SINGLETON: Yes, that was strictly against policy. Our policy is two deputies escort these inmates to court. Being the Assistant Director of Operations, she was in charge. One of her responsibilities was to coordinate these transports. Just minutes prior to her leaving the city with Casey White, we had two vans depart for the courthouse.
The first van had two deputies and five inmates, the second van had two deputies and seven inmates. Right after that second van departed, he instructed Casey White to be brought up preparing for transport. They put handcuffs on him, they put leg shackles on him, and then she left when he supposedly to drop him off at the courthouse to the other deputies, which was strictly against policy. GOLODRYGA: You're standing at a specific location where Vicky White abandoned the patrol car and picked up the getaway vehicle. You've said that you were now hindered by the description of their getaway vehicle being released. How far did that set you back?
SINGLETON: Well, we spent all weekend trying to get that vehicle description and finally got it positively confirmed early Monday morning. And we were hoping to get that information out to law enforcement so they can help us in locating the vehicle. One department had inadvertently put it on their social media page.
And at that point, it got out and you know, like I tell people out you know I ask well, what would you do if you were one of them and you knew we knew what you were driving? You know, we're assuming that vehicles probably hadn't already been will be abandoned and then there'll be another vehicle and now we're back to square one.
GOLODRYGA: Back to square one. Does that mean you have no solid leads at this point?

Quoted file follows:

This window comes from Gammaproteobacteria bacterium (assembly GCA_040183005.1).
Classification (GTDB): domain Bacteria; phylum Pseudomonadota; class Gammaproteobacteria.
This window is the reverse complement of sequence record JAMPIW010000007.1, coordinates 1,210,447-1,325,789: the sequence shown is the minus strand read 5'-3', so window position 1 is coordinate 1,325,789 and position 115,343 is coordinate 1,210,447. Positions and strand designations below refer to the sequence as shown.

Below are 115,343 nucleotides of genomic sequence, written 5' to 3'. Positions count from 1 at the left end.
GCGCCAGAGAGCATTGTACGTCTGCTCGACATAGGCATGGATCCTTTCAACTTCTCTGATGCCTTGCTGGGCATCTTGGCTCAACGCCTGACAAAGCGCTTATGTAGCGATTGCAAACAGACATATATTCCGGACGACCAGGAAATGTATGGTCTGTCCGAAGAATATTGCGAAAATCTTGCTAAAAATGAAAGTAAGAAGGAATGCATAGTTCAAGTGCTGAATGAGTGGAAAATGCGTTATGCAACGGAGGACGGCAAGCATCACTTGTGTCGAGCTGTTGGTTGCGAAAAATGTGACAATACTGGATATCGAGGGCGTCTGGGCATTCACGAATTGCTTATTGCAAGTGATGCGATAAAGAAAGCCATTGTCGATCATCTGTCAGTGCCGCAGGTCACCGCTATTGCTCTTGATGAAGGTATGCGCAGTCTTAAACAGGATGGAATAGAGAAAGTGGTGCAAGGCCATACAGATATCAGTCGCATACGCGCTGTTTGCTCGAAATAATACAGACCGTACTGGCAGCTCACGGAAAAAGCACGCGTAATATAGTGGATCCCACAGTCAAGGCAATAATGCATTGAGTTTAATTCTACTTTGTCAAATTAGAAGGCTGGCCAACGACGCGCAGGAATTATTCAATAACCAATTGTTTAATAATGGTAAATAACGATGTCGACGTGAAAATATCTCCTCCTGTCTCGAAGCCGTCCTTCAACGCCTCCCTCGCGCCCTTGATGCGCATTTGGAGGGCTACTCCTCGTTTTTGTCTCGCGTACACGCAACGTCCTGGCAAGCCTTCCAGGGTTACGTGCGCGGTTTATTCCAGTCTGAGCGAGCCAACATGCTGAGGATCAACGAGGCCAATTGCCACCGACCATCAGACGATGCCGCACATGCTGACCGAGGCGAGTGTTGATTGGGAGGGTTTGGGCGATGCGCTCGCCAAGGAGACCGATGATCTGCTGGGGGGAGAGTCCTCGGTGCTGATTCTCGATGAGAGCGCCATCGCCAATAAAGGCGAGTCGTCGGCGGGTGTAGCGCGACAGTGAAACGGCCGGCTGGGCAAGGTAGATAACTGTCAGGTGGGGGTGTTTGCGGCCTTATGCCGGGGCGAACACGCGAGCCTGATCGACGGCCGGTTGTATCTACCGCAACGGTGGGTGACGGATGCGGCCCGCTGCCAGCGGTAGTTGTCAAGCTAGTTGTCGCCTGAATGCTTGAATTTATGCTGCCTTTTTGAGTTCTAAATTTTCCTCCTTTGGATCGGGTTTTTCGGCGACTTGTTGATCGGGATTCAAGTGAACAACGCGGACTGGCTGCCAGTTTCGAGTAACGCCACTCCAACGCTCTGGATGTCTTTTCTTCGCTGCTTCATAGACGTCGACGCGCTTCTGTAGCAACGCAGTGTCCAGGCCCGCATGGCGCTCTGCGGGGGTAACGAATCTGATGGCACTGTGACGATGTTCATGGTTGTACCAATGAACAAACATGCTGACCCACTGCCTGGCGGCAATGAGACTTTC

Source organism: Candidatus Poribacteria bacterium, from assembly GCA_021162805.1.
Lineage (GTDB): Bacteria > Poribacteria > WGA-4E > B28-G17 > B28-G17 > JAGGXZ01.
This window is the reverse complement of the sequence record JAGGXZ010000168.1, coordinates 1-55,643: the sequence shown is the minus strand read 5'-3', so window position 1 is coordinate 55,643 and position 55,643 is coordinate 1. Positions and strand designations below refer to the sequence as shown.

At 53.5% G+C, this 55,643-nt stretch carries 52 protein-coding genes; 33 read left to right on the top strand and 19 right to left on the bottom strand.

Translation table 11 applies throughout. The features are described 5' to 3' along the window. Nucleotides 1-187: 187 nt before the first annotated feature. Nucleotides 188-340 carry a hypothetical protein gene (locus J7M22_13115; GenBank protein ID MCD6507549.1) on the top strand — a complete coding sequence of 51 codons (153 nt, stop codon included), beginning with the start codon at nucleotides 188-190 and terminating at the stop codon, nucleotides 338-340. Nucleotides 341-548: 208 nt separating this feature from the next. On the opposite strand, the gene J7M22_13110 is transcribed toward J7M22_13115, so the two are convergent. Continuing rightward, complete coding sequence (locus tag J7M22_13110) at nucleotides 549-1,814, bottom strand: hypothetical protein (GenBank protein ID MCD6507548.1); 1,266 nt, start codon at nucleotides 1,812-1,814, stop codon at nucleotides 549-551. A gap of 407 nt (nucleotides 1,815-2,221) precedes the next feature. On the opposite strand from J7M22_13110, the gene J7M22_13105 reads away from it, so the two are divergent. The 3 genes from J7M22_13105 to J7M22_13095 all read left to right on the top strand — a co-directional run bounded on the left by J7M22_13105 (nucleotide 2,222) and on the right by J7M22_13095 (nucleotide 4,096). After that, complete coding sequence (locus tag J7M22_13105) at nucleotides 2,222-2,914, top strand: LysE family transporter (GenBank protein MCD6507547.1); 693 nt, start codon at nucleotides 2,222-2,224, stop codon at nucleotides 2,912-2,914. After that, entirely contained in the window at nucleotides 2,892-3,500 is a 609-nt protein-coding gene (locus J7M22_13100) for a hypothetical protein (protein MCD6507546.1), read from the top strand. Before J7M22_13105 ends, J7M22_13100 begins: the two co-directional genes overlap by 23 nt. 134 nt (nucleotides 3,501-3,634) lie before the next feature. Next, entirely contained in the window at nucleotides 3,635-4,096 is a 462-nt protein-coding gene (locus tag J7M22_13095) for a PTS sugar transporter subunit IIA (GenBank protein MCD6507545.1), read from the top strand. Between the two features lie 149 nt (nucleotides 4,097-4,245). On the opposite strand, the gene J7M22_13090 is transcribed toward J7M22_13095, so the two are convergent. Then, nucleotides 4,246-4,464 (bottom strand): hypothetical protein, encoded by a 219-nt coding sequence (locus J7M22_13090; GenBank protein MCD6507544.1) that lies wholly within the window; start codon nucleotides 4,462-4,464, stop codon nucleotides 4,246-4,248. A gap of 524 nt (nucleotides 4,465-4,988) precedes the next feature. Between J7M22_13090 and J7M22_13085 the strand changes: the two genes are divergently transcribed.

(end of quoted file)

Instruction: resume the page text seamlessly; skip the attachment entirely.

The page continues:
SINGLETON: Well, no. We have other leads that we're following up on but we -- you know, we might not know what they're grabbing right now. If we're lucky and they're ignorant, they still driving that car, but we suspect they've already changed cars probably.
GOLODRYGA: Is there any indication that they've left the state?
SINGLETON: With some of the leads, you know, we've had a lead from a federal state that they've been spotted here or there, none of those leads yet have panned out but we certainly and we still have led if they're in other locations around the country.
GOLODRYGA: We are learning over the past few days more and more about how Vicky White planned this. We know she put in her retirement papers on Friday. She sold her house well below market value. You've known her for a long time. Had you noticed any change in her behavior recently?
SINGLETON: No, not really. You know, no one really saw anything coming. When something like this happened you know, I think we all look back and had a lot of the corrections deputies are saying well, you know, he talked about retiring and you know -- and so forth and really didn't think anything about it, talked about wanting to go to the beach, so you know at the time, it didn't seem like anything significant.
Now looking back, they're second-guessing themselves well, maybe that was a signal I should have picked up on.